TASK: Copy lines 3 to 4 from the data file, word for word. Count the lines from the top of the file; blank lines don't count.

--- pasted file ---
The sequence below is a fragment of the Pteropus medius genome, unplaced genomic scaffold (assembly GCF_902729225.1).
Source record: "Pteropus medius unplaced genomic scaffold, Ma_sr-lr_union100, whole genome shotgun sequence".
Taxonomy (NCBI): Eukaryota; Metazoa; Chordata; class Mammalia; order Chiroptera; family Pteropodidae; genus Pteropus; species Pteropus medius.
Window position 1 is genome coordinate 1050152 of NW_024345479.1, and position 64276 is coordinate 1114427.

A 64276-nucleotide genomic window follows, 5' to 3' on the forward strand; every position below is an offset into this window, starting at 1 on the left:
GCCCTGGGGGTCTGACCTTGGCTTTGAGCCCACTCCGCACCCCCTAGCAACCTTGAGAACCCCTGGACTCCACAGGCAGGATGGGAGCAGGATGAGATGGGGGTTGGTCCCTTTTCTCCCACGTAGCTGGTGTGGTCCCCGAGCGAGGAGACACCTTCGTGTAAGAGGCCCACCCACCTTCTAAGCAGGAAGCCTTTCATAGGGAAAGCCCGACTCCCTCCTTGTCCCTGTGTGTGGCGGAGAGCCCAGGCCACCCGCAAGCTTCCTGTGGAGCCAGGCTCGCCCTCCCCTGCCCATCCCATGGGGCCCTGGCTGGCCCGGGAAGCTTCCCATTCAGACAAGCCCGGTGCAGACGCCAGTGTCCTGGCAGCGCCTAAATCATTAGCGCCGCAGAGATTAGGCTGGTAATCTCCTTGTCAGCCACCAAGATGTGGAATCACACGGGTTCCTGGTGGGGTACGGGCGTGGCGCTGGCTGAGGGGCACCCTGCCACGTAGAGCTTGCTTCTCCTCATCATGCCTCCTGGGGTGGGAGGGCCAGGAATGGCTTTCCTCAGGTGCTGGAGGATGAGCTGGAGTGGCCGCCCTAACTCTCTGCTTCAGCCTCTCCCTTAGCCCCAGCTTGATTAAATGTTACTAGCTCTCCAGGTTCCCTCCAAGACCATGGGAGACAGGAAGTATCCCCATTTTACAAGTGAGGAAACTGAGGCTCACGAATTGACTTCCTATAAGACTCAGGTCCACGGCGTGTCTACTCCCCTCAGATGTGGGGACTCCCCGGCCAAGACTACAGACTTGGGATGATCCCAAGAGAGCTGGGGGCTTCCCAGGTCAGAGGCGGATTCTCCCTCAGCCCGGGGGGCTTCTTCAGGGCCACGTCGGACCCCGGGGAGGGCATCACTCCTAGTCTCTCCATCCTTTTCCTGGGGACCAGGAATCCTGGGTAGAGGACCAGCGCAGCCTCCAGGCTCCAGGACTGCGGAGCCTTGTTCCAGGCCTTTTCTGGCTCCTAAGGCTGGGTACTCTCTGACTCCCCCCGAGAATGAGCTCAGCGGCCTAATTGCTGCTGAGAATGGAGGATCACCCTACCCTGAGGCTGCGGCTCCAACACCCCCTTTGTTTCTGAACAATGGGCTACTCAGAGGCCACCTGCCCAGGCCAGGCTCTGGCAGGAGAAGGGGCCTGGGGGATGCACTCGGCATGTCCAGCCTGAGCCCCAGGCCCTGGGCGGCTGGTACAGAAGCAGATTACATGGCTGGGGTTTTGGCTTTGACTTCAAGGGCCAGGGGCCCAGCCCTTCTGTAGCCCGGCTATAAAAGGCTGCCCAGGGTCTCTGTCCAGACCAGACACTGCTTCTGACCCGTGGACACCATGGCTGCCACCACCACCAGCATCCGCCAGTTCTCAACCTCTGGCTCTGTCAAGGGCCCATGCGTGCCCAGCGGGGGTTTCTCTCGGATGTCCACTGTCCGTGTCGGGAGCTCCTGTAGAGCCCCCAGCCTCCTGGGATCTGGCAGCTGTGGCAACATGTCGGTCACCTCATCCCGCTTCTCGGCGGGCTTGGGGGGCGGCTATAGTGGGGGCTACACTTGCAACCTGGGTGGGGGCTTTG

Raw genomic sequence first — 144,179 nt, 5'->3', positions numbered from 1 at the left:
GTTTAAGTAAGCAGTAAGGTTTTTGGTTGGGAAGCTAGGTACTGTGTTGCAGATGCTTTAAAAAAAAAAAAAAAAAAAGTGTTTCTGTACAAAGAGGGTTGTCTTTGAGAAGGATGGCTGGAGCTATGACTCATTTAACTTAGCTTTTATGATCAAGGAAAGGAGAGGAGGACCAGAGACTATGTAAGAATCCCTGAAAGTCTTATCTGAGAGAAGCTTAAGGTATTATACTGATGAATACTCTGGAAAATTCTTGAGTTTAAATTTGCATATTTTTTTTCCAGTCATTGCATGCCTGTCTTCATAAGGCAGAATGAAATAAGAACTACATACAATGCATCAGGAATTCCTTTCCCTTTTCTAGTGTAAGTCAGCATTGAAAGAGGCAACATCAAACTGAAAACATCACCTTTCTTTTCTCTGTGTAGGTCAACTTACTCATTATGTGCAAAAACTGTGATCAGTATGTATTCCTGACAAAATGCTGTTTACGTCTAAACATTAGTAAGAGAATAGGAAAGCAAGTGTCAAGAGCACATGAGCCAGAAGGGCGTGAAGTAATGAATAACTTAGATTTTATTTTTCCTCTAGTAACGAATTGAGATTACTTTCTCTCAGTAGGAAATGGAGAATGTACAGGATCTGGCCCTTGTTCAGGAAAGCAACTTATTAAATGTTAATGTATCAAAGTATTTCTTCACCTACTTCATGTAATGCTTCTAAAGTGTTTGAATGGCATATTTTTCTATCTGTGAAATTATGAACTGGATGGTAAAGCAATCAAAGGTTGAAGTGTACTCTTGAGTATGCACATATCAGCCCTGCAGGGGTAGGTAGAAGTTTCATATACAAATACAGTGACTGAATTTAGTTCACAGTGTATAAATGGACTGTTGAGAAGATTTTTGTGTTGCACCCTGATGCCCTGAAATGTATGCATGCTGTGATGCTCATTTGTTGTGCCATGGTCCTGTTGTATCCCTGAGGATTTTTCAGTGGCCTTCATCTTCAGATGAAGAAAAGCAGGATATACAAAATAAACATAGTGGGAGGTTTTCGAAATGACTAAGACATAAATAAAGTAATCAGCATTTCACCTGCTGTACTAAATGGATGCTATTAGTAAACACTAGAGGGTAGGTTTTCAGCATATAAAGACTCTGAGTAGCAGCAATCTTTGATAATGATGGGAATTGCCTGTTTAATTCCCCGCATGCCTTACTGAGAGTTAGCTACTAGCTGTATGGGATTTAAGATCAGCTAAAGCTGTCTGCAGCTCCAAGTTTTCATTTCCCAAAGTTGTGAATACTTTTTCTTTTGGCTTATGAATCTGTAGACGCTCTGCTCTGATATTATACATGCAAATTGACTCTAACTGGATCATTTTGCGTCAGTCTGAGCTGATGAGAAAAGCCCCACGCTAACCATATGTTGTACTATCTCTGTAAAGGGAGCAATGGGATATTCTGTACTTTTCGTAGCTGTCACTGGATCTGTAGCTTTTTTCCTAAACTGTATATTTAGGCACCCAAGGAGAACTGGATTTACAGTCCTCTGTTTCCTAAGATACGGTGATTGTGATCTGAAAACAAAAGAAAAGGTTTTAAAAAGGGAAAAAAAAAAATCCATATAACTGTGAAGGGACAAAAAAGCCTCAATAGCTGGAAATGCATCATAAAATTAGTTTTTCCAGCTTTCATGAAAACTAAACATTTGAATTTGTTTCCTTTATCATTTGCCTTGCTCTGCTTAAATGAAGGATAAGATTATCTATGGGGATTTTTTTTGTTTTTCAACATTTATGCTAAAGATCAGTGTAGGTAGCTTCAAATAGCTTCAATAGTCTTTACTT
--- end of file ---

Taxonomy (NCBI): Eukaryota; Metazoa; Chordata; class Mammalia; order Chiroptera; family Pteropodidae; genus Pteropus; species Pteropus medius.
Window position 1 is genome coordinate 1050152 of NW_024345479.1, and position 64276 is coordinate 1114427.